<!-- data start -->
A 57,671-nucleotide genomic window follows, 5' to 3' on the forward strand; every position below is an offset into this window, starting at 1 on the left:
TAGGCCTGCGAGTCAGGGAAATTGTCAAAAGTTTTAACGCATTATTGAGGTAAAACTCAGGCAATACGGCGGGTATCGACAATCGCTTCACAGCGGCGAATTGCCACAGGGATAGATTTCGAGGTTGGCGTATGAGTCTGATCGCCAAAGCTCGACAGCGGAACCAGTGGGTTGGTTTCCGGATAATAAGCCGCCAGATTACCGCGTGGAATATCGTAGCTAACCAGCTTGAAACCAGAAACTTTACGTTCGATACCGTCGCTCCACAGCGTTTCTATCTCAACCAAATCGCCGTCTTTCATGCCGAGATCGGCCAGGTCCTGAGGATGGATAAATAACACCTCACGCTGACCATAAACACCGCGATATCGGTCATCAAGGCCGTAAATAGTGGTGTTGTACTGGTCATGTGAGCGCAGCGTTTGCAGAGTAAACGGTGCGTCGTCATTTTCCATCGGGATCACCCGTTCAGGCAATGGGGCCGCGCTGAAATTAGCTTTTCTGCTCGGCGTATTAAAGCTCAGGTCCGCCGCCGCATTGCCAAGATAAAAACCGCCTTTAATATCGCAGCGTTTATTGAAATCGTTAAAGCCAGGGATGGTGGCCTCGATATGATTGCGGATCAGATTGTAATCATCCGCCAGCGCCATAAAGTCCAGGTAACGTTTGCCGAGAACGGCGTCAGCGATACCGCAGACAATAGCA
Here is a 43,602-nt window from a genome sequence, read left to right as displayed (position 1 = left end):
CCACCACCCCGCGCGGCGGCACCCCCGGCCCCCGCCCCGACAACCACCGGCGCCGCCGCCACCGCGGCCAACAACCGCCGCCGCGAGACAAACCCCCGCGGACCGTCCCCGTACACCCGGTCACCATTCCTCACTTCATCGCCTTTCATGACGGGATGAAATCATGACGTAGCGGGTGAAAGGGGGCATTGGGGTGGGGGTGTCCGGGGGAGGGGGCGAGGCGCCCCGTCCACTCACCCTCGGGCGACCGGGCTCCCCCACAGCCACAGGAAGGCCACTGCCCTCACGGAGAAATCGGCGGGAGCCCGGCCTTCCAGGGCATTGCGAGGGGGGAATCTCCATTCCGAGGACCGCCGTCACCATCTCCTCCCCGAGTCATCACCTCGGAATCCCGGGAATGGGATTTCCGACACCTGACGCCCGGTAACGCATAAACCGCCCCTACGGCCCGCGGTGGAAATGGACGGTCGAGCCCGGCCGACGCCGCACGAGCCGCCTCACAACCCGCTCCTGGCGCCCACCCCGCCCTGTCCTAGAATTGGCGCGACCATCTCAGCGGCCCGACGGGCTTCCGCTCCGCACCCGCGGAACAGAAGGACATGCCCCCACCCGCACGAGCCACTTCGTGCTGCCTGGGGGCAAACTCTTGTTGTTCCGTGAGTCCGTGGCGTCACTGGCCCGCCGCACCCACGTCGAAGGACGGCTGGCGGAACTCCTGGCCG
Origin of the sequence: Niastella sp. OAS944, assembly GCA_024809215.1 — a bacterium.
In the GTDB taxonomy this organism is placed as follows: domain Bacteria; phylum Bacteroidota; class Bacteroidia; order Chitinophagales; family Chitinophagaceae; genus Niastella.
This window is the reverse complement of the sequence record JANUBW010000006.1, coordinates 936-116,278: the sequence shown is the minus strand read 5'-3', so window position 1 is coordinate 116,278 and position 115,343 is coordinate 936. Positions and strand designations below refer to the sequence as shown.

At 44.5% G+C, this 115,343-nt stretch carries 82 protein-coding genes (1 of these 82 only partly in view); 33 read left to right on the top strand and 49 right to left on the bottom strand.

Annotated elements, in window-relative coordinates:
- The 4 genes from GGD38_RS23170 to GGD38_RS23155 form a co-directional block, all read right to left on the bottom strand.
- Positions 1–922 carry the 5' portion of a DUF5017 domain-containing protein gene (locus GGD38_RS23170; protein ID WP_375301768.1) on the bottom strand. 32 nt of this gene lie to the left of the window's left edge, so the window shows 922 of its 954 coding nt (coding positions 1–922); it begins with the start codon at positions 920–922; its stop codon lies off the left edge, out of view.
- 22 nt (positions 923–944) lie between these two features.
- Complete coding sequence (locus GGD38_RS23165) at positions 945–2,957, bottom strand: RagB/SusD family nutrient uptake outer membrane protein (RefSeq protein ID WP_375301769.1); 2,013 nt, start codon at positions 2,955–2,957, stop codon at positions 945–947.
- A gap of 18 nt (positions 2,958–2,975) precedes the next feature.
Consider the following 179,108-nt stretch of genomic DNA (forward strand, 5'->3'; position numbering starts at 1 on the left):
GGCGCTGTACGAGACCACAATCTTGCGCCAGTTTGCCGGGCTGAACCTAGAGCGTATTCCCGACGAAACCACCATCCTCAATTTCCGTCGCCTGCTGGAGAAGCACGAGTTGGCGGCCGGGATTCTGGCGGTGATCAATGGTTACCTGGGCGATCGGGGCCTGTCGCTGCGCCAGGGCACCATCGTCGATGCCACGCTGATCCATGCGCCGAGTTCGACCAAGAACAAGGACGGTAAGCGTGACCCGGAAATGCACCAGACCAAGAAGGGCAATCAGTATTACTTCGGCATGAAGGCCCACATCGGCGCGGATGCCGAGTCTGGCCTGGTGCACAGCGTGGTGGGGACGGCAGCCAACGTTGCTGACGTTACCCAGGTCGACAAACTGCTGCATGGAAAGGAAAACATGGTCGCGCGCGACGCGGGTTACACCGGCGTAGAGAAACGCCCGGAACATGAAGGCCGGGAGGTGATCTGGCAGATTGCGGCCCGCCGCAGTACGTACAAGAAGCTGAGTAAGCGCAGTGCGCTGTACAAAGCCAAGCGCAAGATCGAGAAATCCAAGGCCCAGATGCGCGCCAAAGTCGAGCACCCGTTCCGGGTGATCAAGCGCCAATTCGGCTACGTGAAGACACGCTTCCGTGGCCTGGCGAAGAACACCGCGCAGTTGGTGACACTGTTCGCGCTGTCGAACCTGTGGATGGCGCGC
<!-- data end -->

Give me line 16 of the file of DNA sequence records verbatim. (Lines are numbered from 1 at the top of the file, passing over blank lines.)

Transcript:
GGCGCTGTACGAGACCACAATCTTGCGCCAGTTTGCCGGGCTGAACCTAGAGCGTATTCCCGACGAAACCACCATCCTCAATTTCCGTCGCCTGCTGGAGAAGCACGAGTTGGCGGCCGGGATTCTGGCGGTGATCAATGGTTACCTGGGCGATCGGGGCCTGTCGCTGCGCCAGGGCACCATCGTCGATGCCACGCTGATCCATGCGCCGAGTTCGACCAAGAACAAGGACGGTAAGCGTGACCCGGAAATGCACCAGACCAAGAAGGGCAATCAGTATTACTTCGGCATGAAGGCCCACATCGGCGCGGATGCCGAGTCTGGCCTGGTGCACAGCGTGGTGGGGACGGCAGCCAACGTTGCTGACGTTACCCAGGTCGACAAACTGCTGCATGGAAAGGAAAACATGGTCGCGCGCGACGCGGGTTACACCGGCGTAGAGAAACGCCCGGAACATGAAGGCCGGGAGGTGATCTGGCAGATTGCGGCCCGCCGCAGTACGTACAAGAAGCTGAGTAAGCGCAGTGCGCTGTACAAAGCCAAGCGCAAGATCGAGAAATCCAAGGCCCAGATGCGCGCCAAAGTCGAGCACCCGTTCCGGGTGATCAAGCGCCAATTCGGCTACGTGAAGACACGCTTCCGTGGCCTGGCGAAGAACACCGCGCAGTTGGTGACACTGTTCGCGCTGTCGAACCTGTGGATGGCGCGC